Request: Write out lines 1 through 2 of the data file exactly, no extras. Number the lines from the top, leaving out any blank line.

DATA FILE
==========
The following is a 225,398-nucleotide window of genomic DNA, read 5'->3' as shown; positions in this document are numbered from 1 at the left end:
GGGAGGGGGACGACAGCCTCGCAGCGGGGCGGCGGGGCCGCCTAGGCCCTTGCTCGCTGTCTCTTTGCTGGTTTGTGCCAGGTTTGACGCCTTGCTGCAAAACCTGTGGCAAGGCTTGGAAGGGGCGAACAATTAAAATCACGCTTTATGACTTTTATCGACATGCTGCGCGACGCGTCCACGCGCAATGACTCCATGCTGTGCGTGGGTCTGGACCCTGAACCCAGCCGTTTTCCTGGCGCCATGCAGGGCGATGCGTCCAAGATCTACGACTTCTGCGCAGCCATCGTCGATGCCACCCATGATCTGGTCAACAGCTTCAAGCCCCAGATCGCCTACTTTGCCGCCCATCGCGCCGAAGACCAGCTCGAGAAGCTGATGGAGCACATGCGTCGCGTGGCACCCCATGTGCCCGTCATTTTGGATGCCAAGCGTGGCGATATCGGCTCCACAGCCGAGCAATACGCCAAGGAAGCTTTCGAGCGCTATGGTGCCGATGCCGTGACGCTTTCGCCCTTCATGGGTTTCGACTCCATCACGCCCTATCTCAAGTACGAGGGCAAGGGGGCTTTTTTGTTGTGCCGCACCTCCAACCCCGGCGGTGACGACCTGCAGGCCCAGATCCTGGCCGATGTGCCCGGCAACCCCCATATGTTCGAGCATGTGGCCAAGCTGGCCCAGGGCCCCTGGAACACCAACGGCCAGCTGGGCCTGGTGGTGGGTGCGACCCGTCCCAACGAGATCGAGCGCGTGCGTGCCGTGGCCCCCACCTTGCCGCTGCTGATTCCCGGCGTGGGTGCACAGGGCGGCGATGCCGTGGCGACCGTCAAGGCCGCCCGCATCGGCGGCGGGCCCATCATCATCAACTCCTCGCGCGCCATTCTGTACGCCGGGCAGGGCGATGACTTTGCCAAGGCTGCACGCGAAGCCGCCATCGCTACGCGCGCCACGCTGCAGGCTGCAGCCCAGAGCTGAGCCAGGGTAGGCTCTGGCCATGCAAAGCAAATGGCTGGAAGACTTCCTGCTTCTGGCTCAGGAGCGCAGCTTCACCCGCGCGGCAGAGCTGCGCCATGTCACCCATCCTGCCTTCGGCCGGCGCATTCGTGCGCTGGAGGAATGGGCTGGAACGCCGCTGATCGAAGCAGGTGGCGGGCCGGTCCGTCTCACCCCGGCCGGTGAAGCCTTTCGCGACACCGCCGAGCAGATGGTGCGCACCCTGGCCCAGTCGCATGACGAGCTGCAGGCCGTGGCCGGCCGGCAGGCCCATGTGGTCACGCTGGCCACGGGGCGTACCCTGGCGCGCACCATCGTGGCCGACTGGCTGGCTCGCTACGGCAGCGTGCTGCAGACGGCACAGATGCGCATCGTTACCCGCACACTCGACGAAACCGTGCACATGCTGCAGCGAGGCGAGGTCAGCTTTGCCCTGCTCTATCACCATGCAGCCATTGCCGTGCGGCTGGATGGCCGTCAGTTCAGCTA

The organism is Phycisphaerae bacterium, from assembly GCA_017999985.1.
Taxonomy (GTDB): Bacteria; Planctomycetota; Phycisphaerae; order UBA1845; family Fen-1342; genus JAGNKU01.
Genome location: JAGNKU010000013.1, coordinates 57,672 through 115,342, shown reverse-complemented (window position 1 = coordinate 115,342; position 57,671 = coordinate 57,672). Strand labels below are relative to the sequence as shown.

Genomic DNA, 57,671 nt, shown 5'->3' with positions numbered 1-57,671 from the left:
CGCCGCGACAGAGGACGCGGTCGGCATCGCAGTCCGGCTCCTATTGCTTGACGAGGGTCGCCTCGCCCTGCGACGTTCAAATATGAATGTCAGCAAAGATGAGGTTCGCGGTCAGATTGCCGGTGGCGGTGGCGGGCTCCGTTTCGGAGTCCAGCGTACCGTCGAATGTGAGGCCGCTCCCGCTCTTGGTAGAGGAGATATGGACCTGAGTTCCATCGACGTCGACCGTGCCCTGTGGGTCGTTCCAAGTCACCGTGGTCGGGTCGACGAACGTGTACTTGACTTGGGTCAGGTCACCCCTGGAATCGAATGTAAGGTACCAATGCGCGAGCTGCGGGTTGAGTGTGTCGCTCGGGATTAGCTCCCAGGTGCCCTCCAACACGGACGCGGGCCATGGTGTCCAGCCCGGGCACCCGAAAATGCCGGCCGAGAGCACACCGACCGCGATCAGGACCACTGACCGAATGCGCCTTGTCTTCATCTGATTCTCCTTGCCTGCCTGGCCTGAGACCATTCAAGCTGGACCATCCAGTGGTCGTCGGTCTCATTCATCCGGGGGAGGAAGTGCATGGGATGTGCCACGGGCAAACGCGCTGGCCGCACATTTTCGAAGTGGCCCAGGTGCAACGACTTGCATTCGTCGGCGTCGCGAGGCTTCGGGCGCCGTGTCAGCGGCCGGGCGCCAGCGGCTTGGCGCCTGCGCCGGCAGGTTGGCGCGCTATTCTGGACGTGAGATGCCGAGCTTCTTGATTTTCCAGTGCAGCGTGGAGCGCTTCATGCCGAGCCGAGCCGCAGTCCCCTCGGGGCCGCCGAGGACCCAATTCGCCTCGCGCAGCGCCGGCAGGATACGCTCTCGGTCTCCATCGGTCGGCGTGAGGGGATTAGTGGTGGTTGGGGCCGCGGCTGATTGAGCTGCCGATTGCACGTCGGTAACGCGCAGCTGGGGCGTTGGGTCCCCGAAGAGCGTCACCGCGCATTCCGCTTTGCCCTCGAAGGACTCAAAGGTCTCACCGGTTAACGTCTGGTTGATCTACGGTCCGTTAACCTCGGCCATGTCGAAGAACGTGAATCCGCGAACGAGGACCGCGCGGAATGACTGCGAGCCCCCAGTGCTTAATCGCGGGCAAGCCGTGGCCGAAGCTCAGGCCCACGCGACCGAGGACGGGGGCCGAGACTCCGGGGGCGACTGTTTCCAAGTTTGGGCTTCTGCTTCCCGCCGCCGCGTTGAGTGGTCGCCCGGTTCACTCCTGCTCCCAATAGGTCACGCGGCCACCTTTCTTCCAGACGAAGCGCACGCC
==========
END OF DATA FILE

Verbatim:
The following is a 225,398-nucleotide window of genomic DNA, read 5'->3' as shown; positions in this document are numbered from 1 at the left end:
GGGAGGGGGACGACAGCCTCGCAGCGGGGCGGCGGGGCCGCCTAGGCCCTTGCTCGCTGTCTCTTTGCTGGTTTGTGCCAGGTTTGACGCCTTGCTGCAAAACCTGTGGCAAGGCTTGGAAGGGGCGAACAATTAAAATCACGCTTTATGACTTTTATCGACATGCTGCGCGACGCGTCCACGCGCAATGACTCCATGCTGTGCGTGGGTCTGGACCCTGAACCCAGCCGTTTTCCTGGCGCCATGCAGGGCGATGCGTCCAAGATCTACGACTTCTGCGCAGCCATCGTCGATGCCACCCATGATCTGGTCAACAGCTTCAAGCCCCAGATCGCCTACTTTGCCGCCCATCGCGCCGAAGACCAGCTCGAGAAGCTGATGGAGCACATGCGTCGCGTGGCACCCCATGTGCCCGTCATTTTGGATGCCAAGCGTGGCGATATCGGCTCCACAGCCGAGCAATACGCCAAGGAAGCTTTCGAGCGCTATGGTGCCGATGCCGTGACGCTTTCGCCCTTCATGGGTTTCGACTCCATCACGCCCTATCTCAAGTACGAGGGCAAGGGGGCTTTTTTGTTGTGCCGCACCTCCAACCCCGGCGGTGACGACCTGCAGGCCCAGATCCTGGCCGATGTGCCCGGCAACCCCCATATGTTCGAGCATGTGGCCAAGCTGGCCCAGGGCCCCTGGAACACCAACGGCCAGCTGGGCCTGGTGGTGGGTGCGACCCGTCCCAACGAGATCGAGCGCGTGCGTGCCGTGGCCCCCACCTTGCCGCTGCTGATTCCCGGCGTGGGTGCACAGGGCGGCGATGCCGTGGCGACCGTCAAGGCCGCCCGCATCGGCGGCGGGCCCATCATCATCAACTCCTCGCGCGCCATTCTGTACGCCGGGCAGGGCGATGACTTTGCCAAGGCTGCACGCGAAGCCGCCATCGCTACGCGCGCCACGCTGCAGGCTGCAGCCCAGAGCTGAGCCAGGGTAGGCTCTGGCCATGCAAAGCAAATGGCTGGAAGACTTCCTGCTTCTGGCTCAGGAGCGCAGCTTCACCCGCGCGGCAGAGCTGCGCCATGTCACCCATCCTGCCTTCGGCCGGCGCATTCGTGCGCTGGAGGAATGGGCTGGAACGCCGCTGATCGAAGCAGGTGGCGGGCCGGTCCGTCTCACCCCGGCCGGTGAAGCCTTTCGCGACACCGCCGAGCAGATGGTGCGCACCCTGGCCCAGTCGCATGACGAGCTGCAGGCCGTGGCCGGCCGGCAGGCCCATGTGGTCACGCTGGCCACGGGGCGTACCCTGGCGCGCACCATCGTGGCCGACTGGCTGGCTCGCTACGGCAGCGTGCTGCAGACGGCACAGATGCGCATCGTTACCCGCACACTCGACGAAACCGTGCACATGCTGCAGCGAGGCGAGGTCAGCTTTGCCCTGCTCTATCACCATGCAGCCATTGCCGTGCGGCTGGATGGCCGTCAGTTCAGCTA